will come along with something that is better
than AMPL or at least equivalent that doesn’t cost anything and is supported
and maintained. At that point the little tiny
company will go out of business. It will have
no effect on me so it’s OK.>>Question from audience:
“Couldn’t your company support itself
through consulting operations, which is what
a lot of Open Source companies do?”
>>BWK: It think that you could support yourself through
consulting operations. I that would be a reasonable alternative. It’s tricky and
I’m certainly not a business person here, but consulting is kind of a retail operation,
whereas selling software like this is closer to being a wholesale operation.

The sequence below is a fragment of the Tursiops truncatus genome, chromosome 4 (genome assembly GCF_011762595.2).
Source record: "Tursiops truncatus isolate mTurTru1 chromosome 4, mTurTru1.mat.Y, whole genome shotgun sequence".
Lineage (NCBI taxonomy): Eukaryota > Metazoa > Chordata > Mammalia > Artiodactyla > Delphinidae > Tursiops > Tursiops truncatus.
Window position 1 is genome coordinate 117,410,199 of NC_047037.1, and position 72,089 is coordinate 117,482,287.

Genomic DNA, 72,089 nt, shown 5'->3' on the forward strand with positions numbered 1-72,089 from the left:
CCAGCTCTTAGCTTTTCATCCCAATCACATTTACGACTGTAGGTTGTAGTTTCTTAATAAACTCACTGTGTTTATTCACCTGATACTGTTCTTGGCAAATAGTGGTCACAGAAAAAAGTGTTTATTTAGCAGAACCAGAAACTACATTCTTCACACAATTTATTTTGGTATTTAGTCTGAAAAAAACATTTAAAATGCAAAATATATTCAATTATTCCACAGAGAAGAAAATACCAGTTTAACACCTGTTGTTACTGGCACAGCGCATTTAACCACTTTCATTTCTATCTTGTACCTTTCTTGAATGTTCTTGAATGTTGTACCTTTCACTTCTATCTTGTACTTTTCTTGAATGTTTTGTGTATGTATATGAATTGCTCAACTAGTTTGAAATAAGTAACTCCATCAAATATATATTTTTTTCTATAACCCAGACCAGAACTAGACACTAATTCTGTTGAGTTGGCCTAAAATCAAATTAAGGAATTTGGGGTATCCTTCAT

And so it’s hard to scale up consulting kinds of things and maintain even just
enough people to do it, let alone to do it well. But that is the model for many
open-source kinds of companies. I guess Red Hat
would be one of the more visible examples. They provide add-ons that cost money And I guess the sort of ‘freemium’ model that you see on
lots of Web sites has that property too. “We’ll give you the basic one; it’s fine; anything you want.
If you want something good, you have to pay us.”
And so you could imagine doing something like
that. So maybe the basic linear programming version of this thing free, for you especially, free.
But if you want to do stochastic programming, no way; you’ve got to pay. That kind of thing. So it could
work. As I said, I’m very disconnected from the company although I trade mail with Bob and Dave fairly regularly. I don’t know what their plans are for